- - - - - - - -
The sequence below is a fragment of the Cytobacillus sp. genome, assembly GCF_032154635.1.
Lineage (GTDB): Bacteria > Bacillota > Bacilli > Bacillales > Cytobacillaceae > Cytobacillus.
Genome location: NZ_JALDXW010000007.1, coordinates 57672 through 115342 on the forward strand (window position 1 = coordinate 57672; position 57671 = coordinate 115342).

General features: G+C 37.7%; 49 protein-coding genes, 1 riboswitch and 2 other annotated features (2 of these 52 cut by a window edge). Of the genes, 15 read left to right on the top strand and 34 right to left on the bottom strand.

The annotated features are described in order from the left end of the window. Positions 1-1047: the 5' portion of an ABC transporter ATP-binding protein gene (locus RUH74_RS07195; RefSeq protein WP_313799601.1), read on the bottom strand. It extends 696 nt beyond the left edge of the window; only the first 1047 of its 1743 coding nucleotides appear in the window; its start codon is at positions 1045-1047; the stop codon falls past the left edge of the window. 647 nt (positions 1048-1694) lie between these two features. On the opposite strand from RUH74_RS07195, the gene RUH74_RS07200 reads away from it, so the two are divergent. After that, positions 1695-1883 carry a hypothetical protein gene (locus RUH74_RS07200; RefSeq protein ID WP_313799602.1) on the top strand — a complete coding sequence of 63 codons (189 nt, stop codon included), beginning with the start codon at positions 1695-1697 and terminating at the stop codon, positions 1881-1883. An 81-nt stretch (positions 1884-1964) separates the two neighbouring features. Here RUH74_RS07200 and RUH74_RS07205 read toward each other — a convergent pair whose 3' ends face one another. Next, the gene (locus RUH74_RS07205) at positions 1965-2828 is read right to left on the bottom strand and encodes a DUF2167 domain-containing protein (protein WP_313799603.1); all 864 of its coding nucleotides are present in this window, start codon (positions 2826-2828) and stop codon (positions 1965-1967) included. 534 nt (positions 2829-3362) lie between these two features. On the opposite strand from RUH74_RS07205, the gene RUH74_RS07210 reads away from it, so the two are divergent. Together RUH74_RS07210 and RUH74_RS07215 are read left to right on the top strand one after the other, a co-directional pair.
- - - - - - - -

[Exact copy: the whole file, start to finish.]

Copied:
The sequence below is a fragment of the Cytobacillus sp. genome, assembly GCF_032154635.1.
Lineage (GTDB): Bacteria > Bacillota > Bacilli > Bacillales > Cytobacillaceae > Cytobacillus.
Genome location: NZ_JALDXW010000007.1, coordinates 57672 through 115342 on the forward strand (window position 1 = coordinate 57672; position 57671 = coordinate 115342).

General features: G+C 37.7%; 49 protein-coding genes, 1 riboswitch and 2 other annotated features (2 of these 52 cut by a window edge). Of the genes, 15 read left to right on the top strand and 34 right to left on the bottom strand.

The annotated features are described in order from the left end of the window. Positions 1-1047: the 5' portion of an ABC transporter ATP-binding protein gene (locus RUH74_RS07195; RefSeq protein WP_313799601.1), read on the bottom strand. It extends 696 nt beyond the left edge of the window; only the first 1047 of its 1743 coding nucleotides appear in the window; its start codon is at positions 1045-1047; the stop codon falls past the left edge of the window. 647 nt (positions 1048-1694) lie between these two features. On the opposite strand from RUH74_RS07195, the gene RUH74_RS07200 reads away from it, so the two are divergent. After that, positions 1695-1883 carry a hypothetical protein gene (locus RUH74_RS07200; RefSeq protein ID WP_313799602.1) on the top strand — a complete coding sequence of 63 codons (189 nt, stop codon included), beginning with the start codon at positions 1695-1697 and terminating at the stop codon, positions 1881-1883. An 81-nt stretch (positions 1884-1964) separates the two neighbouring features. Here RUH74_RS07200 and RUH74_RS07205 read toward each other — a convergent pair whose 3' ends face one another. Next, the gene (locus RUH74_RS07205) at positions 1965-2828 is read right to left on the bottom strand and encodes a DUF2167 domain-containing protein (protein WP_313799603.1); all 864 of its coding nucleotides are present in this window, start codon (positions 2826-2828) and stop codon (positions 1965-1967) included. 534 nt (positions 2829-3362) lie between these two features. On the opposite strand from RUH74_RS07205, the gene RUH74_RS07210 reads away from it, so the two are divergent. Together RUH74_RS07210 and RUH74_RS07215 are read left to right on the top strand one after the other, a co-directional pair.